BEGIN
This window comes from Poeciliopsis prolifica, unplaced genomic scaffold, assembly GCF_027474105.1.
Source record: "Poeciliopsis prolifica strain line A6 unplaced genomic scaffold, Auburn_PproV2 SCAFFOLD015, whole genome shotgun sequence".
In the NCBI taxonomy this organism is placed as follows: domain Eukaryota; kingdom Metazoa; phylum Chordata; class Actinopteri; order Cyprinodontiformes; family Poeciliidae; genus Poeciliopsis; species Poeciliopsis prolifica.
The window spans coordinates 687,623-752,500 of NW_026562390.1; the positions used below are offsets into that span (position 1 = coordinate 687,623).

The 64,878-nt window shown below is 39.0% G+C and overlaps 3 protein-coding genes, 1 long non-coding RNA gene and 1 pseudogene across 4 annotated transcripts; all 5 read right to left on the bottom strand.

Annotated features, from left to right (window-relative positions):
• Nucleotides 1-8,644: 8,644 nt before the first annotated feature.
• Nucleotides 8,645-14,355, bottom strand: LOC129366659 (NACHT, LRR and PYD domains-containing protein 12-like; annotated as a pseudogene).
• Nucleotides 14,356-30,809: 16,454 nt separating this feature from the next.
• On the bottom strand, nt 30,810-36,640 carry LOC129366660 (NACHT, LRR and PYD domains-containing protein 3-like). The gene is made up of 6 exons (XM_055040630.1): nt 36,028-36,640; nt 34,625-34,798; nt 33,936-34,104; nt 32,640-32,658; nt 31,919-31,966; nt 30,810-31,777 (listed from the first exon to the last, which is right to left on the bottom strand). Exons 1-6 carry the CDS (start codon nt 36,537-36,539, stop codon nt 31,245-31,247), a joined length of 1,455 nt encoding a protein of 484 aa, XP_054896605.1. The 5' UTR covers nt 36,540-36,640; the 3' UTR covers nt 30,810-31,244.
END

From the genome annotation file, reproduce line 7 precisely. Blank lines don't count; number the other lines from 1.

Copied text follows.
• Nucleotides 1-8,644: 8,644 nt before the first annotated feature.